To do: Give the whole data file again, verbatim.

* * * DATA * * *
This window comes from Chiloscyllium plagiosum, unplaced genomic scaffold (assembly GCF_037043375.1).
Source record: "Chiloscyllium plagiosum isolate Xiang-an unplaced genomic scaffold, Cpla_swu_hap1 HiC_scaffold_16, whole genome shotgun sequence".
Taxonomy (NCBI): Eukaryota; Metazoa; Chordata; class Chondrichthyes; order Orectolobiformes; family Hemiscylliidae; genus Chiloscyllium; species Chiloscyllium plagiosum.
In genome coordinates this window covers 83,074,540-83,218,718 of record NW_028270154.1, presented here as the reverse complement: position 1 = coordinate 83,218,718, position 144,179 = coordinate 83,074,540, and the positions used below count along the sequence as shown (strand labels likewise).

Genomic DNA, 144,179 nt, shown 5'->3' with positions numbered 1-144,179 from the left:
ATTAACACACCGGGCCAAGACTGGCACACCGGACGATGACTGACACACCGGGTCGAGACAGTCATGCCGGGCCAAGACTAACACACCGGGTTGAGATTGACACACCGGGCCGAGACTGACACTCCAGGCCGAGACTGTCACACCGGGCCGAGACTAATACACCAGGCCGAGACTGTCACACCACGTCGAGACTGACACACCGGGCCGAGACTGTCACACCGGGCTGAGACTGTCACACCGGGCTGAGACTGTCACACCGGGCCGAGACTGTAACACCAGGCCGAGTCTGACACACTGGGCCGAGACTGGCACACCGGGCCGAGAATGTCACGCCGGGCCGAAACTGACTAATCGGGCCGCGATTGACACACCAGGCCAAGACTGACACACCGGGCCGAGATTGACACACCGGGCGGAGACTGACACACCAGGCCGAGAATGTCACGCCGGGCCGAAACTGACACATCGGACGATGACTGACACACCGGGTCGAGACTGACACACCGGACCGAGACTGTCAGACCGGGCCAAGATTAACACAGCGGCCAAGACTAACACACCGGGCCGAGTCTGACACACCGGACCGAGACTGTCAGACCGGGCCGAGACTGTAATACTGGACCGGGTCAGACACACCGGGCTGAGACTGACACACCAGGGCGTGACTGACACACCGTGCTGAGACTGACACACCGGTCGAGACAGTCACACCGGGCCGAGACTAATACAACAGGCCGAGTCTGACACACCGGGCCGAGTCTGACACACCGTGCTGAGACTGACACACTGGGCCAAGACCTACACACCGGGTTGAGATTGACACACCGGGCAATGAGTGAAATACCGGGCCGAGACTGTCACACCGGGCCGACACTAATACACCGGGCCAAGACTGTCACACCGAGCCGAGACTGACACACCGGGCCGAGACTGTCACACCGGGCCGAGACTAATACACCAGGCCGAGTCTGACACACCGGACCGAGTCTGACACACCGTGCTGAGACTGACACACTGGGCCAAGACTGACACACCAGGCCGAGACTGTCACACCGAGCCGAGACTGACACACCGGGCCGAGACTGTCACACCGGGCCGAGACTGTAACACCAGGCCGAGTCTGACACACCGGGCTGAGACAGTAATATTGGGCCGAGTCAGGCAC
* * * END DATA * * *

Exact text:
This window comes from Chiloscyllium plagiosum, unplaced genomic scaffold (assembly GCF_037043375.1).
Source record: "Chiloscyllium plagiosum isolate Xiang-an unplaced genomic scaffold, Cpla_swu_hap1 HiC_scaffold_16, whole genome shotgun sequence".
Taxonomy (NCBI): Eukaryota; Metazoa; Chordata; class Chondrichthyes; order Orectolobiformes; family Hemiscylliidae; genus Chiloscyllium; species Chiloscyllium plagiosum.
In genome coordinates this window covers 83,074,540-83,218,718 of record NW_028270154.1, presented here as the reverse complement: position 1 = coordinate 83,218,718, position 144,179 = coordinate 83,074,540, and the positions used below count along the sequence as shown (strand labels likewise).

Genomic DNA, 144,179 nt, shown 5'->3' with positions numbered 1-144,179 from the left:
ATTAACACACCGGGCCAAGACTGGCACACCGGACGATGACTGACACACCGGGTCGAGACAGTCATGCCGGGCCAAGACTAACACACCGGGTTGAGATTGACACACCGGGCCGAGACTGACACTCCAGGCCGAGACTGTCACACCGGGCCGAGACTAATACACCAGGCCGAGACTGTCACACCACGTCGAGACTGACACACCGGGCCGAGACTGTCACACCGGGCTGAGACTGTCACACCGGGCTGAGACTGTCACACCGGGCCGAGACTGTAACACCAGGCCGAGTCTGACACACTGGGCCGAGACTGGCACACCGGGCCGAGAATGTCACGCCGGGCCGAAACTGACTAATCGGGCCGCGATTGACACACCAGGCCAAGACTGACACACCGGGCCGAGATTGACACACCGGGCGGAGACTGACACACCAGGCCGAGAATGTCACGCCGGGCCGAAACTGACACATCGGACGATGACTGACACACCGGGTCGAGACTGACACACCGGACCGAGACTGTCAGACCGGGCCAAGATTAACACAGCGGCCAAGACTAACACACCGGGCCGAGTCTGACACACCGGACCGAGACTGTCAGACCGGGCCGAGACTGTAATACTGGACCGGGTCAGACACACCGGGCTGAGACTGACACACCAGGGCGTGACTGACACACCGTGCTGAGACTGACACACCGGTCGAGACAGTCACACCGGGCCGAGACTAATACAACAGGCCGAGTCTGACACACCGGGCCGAGTCTGACACACCGTGCTGAGACTGACACACTGGGCCAAGACCTACACACCGGGTTGAGATTGACACACCGGGCAATGAGTGAAATACCGGGCCGAGACTGTCACACCGGGCCGACACTAATACACCGGGCCAAGACTGTCACACCGAGCCGAGACTGACACACCGGGCCGAGACTGTCACACCGGGCCGAGACTAATACACCAGGCCGAGTCTGACACACCGGACCGAGTCTGACACACCGTGCTGAGACTGACACACTGGGCCAAGACTGACACACCAGGCCGAGACTGTCACACCGAGCCGAGACTGACACACCGGGCCGAGACTGTCACACCGGGCCGAGACTGTAACACCAGGCCGAGTCTGACACACCGGGCTGAGACAGTAATATTGGGCCGAGTCAGGCAC